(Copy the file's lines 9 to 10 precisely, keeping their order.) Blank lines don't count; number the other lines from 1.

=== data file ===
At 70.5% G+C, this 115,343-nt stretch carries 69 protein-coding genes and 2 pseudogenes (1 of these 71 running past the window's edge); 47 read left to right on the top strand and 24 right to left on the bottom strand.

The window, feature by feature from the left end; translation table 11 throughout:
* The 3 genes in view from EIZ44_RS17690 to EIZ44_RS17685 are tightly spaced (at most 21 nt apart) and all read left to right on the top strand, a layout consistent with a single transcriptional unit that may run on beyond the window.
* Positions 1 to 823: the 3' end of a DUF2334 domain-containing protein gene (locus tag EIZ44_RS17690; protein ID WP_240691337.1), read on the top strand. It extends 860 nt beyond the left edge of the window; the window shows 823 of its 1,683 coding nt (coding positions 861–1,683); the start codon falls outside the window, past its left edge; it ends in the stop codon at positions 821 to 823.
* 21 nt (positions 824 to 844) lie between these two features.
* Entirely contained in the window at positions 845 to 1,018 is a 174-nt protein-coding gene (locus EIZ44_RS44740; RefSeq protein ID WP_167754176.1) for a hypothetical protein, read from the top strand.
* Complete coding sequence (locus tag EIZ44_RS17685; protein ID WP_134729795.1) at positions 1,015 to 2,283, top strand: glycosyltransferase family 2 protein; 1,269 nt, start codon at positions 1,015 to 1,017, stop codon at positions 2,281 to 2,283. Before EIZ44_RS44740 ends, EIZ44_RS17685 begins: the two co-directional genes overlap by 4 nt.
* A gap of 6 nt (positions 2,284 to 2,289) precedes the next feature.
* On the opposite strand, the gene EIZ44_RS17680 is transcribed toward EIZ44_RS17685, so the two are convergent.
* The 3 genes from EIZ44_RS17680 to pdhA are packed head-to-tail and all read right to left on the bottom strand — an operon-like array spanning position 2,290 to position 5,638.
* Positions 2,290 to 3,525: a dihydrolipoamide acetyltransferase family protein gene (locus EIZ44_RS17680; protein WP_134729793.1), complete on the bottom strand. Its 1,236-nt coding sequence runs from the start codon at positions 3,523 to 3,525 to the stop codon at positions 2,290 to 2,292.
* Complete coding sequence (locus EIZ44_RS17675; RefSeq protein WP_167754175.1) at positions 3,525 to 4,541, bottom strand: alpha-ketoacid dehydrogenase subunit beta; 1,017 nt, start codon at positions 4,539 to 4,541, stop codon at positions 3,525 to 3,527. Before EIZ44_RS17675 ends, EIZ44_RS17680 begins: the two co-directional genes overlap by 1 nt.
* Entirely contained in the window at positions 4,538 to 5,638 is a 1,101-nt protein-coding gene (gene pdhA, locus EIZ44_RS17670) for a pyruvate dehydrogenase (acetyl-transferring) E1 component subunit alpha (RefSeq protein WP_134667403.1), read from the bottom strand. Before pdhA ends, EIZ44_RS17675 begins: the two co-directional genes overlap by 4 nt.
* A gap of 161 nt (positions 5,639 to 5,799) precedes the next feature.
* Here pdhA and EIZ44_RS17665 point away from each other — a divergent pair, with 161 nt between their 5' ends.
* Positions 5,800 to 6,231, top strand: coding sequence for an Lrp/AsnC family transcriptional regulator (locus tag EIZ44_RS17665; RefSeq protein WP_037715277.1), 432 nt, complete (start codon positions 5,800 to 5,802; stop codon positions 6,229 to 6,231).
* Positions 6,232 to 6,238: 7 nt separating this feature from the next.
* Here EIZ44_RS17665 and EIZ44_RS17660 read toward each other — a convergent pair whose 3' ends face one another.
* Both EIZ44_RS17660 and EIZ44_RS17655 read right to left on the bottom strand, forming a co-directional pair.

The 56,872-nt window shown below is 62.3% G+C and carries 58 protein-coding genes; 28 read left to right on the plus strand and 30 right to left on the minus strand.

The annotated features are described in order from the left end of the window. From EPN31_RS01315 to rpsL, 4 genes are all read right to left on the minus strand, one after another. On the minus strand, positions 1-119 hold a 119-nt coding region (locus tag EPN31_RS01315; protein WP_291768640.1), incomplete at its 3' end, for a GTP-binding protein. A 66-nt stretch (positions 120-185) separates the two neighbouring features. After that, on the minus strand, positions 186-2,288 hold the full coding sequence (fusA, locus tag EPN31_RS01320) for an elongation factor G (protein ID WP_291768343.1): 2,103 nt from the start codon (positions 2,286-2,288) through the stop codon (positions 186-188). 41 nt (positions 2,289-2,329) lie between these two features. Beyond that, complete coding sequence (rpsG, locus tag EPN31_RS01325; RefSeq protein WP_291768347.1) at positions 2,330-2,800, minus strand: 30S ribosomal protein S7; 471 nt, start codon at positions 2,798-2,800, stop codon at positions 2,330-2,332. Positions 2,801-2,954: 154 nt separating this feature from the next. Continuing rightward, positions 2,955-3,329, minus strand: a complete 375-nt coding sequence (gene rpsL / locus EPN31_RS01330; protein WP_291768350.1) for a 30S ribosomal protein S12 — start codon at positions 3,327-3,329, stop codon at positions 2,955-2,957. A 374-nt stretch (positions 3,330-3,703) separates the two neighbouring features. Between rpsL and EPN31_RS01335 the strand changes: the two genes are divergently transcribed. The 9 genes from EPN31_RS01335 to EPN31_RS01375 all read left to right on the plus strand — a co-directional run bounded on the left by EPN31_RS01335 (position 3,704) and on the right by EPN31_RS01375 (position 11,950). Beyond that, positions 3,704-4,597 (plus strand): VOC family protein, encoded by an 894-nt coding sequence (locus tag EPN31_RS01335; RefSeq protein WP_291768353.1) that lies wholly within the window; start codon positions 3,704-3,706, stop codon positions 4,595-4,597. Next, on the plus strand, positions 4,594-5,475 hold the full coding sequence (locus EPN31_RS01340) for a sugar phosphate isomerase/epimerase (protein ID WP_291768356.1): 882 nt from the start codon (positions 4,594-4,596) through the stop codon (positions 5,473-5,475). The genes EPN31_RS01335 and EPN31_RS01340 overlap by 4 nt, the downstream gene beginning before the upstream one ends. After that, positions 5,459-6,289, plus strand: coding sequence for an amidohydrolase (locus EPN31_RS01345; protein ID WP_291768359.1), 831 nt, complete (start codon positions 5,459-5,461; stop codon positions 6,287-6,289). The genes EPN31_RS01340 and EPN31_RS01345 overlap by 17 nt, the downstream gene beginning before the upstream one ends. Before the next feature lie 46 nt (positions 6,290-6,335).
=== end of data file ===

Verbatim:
* On the opposite strand, the gene EIZ44_RS17680 is transcribed toward EIZ44_RS17685, so the two are convergent.
* The 3 genes from EIZ44_RS17680 to pdhA are packed head-to-tail and all read right to left on the bottom strand — an operon-like array spanning position 2,290 to position 5,638.